During the last years a new generation of process-aware information systems has emerged, which enables process model configurations at buildtime as well as process instance changes during runtime. Respective model adaptations result in large collections of process model variants that are derived from same process model, but slightly differ in structure. Generally, such model variants are expensive to maintain and configure. In this thesis, we present challenges, scenarios and algorithms for representing, comparing and mining such process model variants. We first introduce the notion of process distance, which corresponds to the minimal number of high-level change operations needed for transforming one process model into another. In general, we presume that the shorter the average distance between a reference process model and related process variants is, the less changes are required for adapting the variants and the less efforts are needed for (future) process configuration. In this context, we present a method based on boolean algebra to compute the distance between two process models. Starting with a collection of related process model variants, the major goal of this thesis is to discover a reference process model out of which these variants can be easily configured; i.e., a reference process model with minimal average distance to the variants. To achieve this goal we present two advanced algorithms which have their pros \& cons, and that are applicable in different scenarios. Our clustering algorithm does not presume any knowledge about the original reference process model out of which the process model variants were configured. By only looking at the process model variants, this algorithm can quickly discover a reference process model in polynomial time, which allows us to scale up when solving real-world problems. The clustering algorithm further provides information on how well each part of the discovered reference model fits to the variants. Our heuristic algorithm, in turn, can take the original reference model into account as well. In particular, the user can control to what degree the discovered model differs from the original one. This way we can avoid spaghetti-like process models and additionally control how many changes we want to perform on the original reference model. We systematically evaluate and compare the two algorithms based on simulations that comprise more than 7000 process models. Simulation results indicate good performance and make the differences between the two algorithms explicit. For example, the simulation results indicate that our clustering algorithm runs significantly faster than our heuristic algorithm. However, our heuristic algorithm can identify important changes at the beginning of the search and can discover better results than the clustering algorithm. We successfully applied the two algorithms to cases from the automotive and the healthcare domain. During these case studies, the practical relevance and benefit of our work has become evident once more. Overall, this Ph.D thesis will contribute to more intelligent information systems by learning from past adaptations and to an improved management of the variants by continuously evolving related reference process model.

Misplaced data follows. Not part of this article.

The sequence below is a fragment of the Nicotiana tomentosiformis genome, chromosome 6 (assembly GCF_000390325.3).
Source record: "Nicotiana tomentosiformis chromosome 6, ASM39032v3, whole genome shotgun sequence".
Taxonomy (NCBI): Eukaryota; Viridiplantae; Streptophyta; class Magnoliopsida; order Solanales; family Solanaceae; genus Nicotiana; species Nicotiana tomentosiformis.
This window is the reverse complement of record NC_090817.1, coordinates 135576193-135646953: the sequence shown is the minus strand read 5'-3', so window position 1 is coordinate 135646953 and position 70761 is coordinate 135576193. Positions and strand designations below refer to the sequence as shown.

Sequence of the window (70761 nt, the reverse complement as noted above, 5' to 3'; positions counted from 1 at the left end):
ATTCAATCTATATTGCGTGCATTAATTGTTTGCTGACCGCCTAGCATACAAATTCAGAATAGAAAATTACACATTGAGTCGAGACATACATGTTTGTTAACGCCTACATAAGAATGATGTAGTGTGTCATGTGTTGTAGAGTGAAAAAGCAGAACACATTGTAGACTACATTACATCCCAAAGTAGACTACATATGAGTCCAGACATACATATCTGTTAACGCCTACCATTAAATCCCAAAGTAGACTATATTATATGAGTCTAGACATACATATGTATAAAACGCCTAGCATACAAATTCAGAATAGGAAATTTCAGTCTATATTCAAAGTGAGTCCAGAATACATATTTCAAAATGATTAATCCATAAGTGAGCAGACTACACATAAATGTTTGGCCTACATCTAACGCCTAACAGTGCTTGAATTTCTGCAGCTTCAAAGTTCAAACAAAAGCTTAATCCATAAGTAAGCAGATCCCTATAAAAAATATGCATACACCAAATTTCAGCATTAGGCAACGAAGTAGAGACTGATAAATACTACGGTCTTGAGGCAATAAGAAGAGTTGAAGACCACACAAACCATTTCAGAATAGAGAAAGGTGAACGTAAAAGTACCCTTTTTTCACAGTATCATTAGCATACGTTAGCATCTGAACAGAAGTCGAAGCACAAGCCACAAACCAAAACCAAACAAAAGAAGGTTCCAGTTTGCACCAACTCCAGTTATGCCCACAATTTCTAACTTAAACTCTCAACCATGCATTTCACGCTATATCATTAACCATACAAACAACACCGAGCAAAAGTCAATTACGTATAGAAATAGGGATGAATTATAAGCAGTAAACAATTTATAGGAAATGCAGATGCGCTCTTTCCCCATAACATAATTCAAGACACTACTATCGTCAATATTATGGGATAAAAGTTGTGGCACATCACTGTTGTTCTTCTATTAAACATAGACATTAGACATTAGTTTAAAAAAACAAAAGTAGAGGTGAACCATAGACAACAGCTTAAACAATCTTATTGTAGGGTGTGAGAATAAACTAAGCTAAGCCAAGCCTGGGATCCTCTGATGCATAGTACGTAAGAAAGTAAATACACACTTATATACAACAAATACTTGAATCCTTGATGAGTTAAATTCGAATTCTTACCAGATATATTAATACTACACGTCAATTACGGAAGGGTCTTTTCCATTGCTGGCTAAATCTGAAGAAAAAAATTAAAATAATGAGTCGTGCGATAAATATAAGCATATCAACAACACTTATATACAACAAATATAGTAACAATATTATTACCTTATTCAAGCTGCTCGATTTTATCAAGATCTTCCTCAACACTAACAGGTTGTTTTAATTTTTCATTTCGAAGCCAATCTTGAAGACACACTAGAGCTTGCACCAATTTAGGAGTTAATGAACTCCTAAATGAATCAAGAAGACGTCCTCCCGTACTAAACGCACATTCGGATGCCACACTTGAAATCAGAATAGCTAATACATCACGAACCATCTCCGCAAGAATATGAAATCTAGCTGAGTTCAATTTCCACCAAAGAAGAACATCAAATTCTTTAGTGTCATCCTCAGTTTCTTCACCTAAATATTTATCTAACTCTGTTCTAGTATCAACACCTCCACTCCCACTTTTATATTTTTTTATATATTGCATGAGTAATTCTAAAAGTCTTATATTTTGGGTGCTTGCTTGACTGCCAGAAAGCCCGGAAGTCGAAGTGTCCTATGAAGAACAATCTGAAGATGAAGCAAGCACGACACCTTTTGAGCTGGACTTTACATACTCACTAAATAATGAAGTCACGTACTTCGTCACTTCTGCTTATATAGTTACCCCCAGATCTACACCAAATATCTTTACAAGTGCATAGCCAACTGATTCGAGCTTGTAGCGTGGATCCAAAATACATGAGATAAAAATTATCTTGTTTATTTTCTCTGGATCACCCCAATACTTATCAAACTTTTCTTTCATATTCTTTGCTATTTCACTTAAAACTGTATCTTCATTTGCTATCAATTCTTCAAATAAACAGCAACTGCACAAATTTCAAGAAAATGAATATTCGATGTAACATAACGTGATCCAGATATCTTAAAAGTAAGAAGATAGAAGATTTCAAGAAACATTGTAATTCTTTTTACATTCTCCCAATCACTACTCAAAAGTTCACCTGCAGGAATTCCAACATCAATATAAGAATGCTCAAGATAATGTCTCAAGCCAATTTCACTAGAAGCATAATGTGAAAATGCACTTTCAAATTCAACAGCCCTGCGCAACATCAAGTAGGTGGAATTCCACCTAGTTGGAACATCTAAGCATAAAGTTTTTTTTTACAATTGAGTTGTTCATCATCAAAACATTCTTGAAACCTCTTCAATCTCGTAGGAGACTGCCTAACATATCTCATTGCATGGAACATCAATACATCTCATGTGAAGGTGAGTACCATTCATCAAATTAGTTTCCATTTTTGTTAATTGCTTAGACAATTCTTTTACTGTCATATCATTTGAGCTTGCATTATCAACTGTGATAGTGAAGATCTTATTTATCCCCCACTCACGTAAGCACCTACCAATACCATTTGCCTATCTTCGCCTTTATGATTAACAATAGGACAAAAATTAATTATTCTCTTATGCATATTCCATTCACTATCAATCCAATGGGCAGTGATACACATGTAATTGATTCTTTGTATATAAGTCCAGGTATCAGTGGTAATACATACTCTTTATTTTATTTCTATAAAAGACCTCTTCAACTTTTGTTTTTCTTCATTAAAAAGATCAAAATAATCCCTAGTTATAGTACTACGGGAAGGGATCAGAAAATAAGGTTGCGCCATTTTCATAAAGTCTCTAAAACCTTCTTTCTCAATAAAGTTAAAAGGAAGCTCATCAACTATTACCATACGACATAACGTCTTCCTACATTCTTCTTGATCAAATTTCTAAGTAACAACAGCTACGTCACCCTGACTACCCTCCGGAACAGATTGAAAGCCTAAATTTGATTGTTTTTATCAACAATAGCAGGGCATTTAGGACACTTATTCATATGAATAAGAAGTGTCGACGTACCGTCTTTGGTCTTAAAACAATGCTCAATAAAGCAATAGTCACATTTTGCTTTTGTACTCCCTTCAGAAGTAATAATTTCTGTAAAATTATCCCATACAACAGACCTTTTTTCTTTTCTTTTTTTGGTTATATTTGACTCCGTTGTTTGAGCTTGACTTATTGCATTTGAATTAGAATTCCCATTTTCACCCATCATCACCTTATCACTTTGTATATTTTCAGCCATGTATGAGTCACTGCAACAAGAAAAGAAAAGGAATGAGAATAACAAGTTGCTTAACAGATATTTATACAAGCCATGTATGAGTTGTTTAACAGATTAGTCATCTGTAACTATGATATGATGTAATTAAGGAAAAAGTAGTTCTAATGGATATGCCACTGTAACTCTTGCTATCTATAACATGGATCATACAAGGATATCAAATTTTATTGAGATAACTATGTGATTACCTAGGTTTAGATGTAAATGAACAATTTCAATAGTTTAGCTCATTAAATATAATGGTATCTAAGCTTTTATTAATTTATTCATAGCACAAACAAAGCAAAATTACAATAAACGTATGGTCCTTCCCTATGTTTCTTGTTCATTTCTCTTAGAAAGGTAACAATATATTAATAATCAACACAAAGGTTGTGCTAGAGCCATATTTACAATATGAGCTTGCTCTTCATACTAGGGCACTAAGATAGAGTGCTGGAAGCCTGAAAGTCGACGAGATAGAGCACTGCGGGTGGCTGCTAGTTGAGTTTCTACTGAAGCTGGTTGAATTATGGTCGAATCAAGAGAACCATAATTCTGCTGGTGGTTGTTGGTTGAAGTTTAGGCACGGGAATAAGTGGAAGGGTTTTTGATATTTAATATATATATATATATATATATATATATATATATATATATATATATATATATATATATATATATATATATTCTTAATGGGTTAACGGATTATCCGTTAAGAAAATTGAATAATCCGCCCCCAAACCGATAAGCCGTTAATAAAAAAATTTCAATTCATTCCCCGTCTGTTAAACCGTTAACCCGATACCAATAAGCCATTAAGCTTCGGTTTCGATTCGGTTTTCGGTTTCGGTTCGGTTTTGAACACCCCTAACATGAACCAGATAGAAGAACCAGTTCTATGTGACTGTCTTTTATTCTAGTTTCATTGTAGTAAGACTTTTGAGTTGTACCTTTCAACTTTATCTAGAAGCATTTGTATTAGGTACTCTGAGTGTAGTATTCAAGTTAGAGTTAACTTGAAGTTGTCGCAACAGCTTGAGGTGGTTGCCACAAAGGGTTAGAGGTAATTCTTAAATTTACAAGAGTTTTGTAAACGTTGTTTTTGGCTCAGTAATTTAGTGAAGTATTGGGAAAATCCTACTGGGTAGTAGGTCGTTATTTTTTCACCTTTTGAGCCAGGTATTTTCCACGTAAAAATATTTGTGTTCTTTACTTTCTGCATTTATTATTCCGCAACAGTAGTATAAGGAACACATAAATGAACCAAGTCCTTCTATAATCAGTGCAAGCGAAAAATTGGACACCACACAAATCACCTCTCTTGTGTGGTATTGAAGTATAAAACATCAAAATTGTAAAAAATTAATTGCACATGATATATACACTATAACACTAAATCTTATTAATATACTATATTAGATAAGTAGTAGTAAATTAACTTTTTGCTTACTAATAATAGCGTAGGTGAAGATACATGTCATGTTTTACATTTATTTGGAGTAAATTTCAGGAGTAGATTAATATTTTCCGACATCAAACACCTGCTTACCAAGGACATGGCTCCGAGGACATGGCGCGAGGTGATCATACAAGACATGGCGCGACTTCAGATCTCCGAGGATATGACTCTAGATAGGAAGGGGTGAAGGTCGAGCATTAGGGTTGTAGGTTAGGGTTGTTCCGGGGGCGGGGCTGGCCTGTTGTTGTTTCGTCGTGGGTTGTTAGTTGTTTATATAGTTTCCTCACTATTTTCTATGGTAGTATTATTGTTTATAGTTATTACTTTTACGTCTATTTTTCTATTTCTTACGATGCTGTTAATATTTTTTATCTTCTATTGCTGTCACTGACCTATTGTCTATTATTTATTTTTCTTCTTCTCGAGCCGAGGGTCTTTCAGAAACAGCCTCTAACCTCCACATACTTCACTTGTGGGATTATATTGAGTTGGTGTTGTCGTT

|Award date||11 Nov 2010|
|Place of Publication||Enschede, the Netherlands|
|Publication status||Published - 11 Nov 2010|